For six years, I received the most significant part of my formal musical education at the Liszt Academy.

Sir Georg Solti
Concerto Budapest

12 December 2020, 19.30-22.00

Grand Hall

Concerto Budapest

Streamed only

Dvořák: Serenade in D minor, Op. 44
Mozart: Serenade in B-flat major, K. 361 ('Gran partita')

Concerto Budapest
Conductor: János Kovács

A perfect concerto from Mozart’s final year and a Beethoven symphony that in fact enjoys even greater reverence than the composer himself. This is the programme in the concert that parades massive talent: conductor János Kovács, holder of the Kossuth and Liszt Prizes, multifaceted Slovenian clarinettist Darko Brlek as instrumental guest soloist, and the National Choir. As suggested by the Köchel catalogue number that is well over the 600 mark, the clarinet concerto in A major was written in 1791, around the time of The Magic Flute and Requiem, for the musician Anton Stadler who was a great favourite of and highly respected by Mozart. Following on from the bright and optimistic concerto, Symphony No. 9 is performed just a few days before the 250th anniversary of the birth of Beethoven. Claude Debussy, writing about the work, said this at the beginning of the 20th century: “The Ninth Symphony has been shrouded in a fog of noble words and decorative statements. It's the masterpiece about which more nonsense has been spread than any other. One can be amazed that it hasn't long since been buried under the mountain of writings issued forth by it.” In the 120 years since then the quantity of words, statements and writings has only continued to increase, indeed multiplied, yet nothing can bury the Ninth.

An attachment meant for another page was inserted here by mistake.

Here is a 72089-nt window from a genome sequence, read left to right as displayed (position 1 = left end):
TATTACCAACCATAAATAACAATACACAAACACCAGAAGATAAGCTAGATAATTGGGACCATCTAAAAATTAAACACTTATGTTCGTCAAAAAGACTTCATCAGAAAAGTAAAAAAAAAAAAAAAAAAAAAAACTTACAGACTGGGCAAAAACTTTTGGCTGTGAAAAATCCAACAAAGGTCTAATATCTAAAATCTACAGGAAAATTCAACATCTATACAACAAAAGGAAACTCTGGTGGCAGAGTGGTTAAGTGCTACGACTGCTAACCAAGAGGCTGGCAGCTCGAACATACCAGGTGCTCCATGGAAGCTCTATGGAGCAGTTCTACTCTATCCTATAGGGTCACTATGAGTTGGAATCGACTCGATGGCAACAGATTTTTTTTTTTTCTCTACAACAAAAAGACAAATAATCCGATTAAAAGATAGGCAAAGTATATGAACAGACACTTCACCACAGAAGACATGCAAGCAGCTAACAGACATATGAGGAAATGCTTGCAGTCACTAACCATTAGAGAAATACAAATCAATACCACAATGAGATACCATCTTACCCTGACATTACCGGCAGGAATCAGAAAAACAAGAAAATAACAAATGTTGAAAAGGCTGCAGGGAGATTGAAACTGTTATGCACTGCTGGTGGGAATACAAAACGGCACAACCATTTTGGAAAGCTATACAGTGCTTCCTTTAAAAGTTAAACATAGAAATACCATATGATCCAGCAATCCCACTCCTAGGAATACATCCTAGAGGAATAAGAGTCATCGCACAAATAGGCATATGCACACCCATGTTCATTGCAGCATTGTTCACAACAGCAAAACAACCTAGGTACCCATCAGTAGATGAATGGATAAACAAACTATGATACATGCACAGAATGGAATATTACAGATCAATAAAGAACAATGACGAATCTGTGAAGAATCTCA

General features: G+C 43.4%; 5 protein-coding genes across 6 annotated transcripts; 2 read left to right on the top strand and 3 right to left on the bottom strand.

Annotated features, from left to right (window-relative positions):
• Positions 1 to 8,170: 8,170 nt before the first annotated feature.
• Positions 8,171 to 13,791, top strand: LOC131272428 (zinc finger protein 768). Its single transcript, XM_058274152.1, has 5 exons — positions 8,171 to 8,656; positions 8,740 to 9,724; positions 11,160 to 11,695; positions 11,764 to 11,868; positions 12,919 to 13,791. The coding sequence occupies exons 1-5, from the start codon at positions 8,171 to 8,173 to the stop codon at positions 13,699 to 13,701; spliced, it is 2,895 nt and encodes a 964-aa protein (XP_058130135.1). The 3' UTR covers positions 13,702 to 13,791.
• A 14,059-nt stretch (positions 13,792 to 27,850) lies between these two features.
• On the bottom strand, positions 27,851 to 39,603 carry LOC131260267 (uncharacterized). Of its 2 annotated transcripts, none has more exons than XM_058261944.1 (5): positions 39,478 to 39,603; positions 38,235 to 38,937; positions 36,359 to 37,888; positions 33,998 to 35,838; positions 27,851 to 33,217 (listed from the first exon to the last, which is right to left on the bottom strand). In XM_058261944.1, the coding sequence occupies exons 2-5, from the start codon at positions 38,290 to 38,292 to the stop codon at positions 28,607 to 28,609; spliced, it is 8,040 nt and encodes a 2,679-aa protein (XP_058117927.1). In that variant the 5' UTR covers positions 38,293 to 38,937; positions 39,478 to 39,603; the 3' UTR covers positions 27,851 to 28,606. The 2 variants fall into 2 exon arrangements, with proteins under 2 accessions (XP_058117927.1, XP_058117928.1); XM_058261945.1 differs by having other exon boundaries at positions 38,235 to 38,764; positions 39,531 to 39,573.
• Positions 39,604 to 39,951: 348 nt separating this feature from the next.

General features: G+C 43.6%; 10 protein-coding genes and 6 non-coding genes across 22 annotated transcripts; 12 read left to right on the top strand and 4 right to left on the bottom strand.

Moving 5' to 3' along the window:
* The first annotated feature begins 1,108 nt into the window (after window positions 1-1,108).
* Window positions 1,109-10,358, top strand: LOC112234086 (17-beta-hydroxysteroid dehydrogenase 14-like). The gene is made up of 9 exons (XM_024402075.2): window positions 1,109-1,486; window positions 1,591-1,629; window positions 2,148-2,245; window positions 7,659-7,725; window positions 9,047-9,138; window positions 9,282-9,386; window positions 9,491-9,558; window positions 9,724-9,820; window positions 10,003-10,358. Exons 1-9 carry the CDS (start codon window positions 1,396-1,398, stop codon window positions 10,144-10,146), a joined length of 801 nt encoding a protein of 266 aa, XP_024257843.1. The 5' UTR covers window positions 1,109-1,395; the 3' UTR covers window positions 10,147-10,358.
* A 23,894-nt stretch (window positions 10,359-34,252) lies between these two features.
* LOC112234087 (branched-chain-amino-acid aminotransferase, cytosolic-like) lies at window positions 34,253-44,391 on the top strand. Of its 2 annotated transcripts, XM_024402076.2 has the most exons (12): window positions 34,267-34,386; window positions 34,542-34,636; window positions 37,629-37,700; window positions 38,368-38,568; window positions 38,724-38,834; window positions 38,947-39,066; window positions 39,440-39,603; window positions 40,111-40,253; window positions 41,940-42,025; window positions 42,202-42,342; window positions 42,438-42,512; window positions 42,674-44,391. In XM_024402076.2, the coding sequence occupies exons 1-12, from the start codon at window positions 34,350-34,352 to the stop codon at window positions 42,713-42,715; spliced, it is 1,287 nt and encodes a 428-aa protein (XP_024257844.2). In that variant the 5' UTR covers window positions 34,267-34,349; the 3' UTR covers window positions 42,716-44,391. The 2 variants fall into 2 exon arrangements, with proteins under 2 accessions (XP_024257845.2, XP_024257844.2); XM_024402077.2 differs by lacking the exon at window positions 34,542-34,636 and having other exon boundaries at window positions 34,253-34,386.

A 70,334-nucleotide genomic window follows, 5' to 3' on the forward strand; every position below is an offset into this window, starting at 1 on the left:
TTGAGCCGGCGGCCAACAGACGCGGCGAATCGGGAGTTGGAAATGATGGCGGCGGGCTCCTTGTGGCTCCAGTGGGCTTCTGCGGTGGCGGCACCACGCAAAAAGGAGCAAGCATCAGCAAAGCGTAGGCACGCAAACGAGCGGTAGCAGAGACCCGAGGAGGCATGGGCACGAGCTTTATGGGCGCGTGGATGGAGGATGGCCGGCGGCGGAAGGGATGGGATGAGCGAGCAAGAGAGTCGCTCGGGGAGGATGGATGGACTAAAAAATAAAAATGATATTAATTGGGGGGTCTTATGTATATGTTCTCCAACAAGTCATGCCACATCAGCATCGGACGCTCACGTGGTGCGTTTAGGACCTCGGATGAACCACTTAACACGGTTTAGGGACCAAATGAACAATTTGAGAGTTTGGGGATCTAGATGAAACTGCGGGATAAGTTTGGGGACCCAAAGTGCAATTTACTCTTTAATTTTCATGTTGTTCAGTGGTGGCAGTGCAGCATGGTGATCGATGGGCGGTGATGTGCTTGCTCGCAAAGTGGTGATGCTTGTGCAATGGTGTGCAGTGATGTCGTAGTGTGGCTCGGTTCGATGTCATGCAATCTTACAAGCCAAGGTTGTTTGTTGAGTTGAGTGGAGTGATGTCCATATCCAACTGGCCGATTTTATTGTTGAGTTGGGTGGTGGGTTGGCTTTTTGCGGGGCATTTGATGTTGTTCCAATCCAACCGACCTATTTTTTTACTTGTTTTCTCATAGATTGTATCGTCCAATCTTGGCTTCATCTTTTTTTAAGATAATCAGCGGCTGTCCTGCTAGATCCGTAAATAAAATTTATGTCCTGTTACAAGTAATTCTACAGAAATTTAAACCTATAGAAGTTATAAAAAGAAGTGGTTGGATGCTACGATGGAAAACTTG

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Concerto Budapest